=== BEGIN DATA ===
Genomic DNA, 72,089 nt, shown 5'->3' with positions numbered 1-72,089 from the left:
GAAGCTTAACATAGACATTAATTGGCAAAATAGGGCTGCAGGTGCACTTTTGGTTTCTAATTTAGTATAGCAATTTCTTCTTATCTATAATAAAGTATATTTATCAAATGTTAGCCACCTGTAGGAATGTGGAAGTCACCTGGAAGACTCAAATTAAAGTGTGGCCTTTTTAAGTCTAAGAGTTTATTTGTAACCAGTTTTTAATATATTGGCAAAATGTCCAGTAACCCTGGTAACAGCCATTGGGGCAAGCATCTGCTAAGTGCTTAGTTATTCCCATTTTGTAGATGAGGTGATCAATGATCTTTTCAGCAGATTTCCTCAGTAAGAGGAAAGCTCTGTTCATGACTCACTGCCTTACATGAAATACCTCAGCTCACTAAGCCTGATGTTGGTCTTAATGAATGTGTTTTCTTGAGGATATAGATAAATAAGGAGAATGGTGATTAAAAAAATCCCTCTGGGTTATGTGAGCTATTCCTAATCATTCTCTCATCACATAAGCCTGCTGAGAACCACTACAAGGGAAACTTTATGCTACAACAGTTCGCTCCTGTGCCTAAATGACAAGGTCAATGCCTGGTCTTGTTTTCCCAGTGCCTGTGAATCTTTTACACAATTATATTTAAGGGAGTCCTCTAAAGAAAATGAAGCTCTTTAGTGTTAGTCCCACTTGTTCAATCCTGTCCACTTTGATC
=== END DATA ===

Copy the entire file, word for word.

Genomic DNA, 72,089 nt, shown 5'->3' with positions numbered 1-72,089 from the left:
GAAGCTTAACATAGACATTAATTGGCAAAATAGGGCTGCAGGTGCACTTTTGGTTTCTAATTTAGTATAGCAATTTCTTCTTATCTATAATAAAGTATATTTATCAAATGTTAGCCACCTGTAGGAATGTGGAAGTCACCTGGAAGACTCAAATTAAAGTGTGGCCTTTTTAAGTCTAAGAGTTTATTTGTAACCAGTTTTTAATATATTGGCAAAATGTCCAGTAACCCTGGTAACAGCCATTGGGGCAAGCATCTGCTAAGTGCTTAGTTATTCCCATTTTGTAGATGAGGTGATCAATGATCTTTTCAGCAGATTTCCTCAGTAAGAGGAAAGCTCTGTTCATGACTCACTGCCTTACATGAAATACCTCAGCTCACTAAGCCTGATGTTGGTCTTAATGAATGTGTTTTCTTGAGGATATAGATAAATAAGGAGAATGGTGATTAAAAAAATCCCTCTGGGTTATGTGAGCTATTCCTAATCATTCTCTCATCACATAAGCCTGCTGAGAACCACTACAAGGGAAACTTTATGCTACAACAGTTCGCTCCTGTGCCTAAATGACAAGGTCAATGCCTGGTCTTGTTTTCCCAGTGCCTGTGAATCTTTTACACAATTATATTTAAGGGAGTCCTCTAAAGAAAATGAAGCTCTTTAGTGTTAGTCCCACTTGTTCAATCCTGTCCACTTTGATC